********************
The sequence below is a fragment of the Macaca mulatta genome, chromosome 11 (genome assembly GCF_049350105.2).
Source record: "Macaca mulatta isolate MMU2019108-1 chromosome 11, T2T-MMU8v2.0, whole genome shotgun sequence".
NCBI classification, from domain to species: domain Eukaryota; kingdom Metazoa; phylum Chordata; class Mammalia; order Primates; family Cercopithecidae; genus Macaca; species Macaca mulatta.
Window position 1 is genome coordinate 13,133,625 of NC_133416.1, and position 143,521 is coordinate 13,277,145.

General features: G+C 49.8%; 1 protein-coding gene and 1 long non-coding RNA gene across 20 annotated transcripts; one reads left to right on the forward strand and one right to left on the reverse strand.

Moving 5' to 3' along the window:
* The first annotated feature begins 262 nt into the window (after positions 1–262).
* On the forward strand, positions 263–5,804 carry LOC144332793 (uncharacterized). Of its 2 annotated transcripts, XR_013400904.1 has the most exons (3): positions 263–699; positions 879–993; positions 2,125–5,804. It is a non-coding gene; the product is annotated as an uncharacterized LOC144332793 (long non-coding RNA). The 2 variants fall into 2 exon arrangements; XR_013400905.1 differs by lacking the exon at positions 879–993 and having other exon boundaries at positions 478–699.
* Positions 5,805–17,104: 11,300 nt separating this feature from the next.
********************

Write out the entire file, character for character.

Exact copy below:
The sequence below is a fragment of the Macaca mulatta genome, chromosome 11 (genome assembly GCF_049350105.2).
Source record: "Macaca mulatta isolate MMU2019108-1 chromosome 11, T2T-MMU8v2.0, whole genome shotgun sequence".
NCBI classification, from domain to species: domain Eukaryota; kingdom Metazoa; phylum Chordata; class Mammalia; order Primates; family Cercopithecidae; genus Macaca; species Macaca mulatta.
Window position 1 is genome coordinate 13,133,625 of NC_133416.1, and position 143,521 is coordinate 13,277,145.

General features: G+C 49.8%; 1 protein-coding gene and 1 long non-coding RNA gene across 20 annotated transcripts; one reads left to right on the forward strand and one right to left on the reverse strand.

Moving 5' to 3' along the window:
* The first annotated feature begins 262 nt into the window (after positions 1–262).
* On the forward strand, positions 263–5,804 carry LOC144332793 (uncharacterized). Of its 2 annotated transcripts, XR_013400904.1 has the most exons (3): positions 263–699; positions 879–993; positions 2,125–5,804. It is a non-coding gene; the product is annotated as an uncharacterized LOC144332793 (long non-coding RNA). The 2 variants fall into 2 exon arrangements; XR_013400905.1 differs by lacking the exon at positions 879–993 and having other exon boundaries at positions 478–699.
* Positions 5,805–17,104: 11,300 nt separating this feature from the next.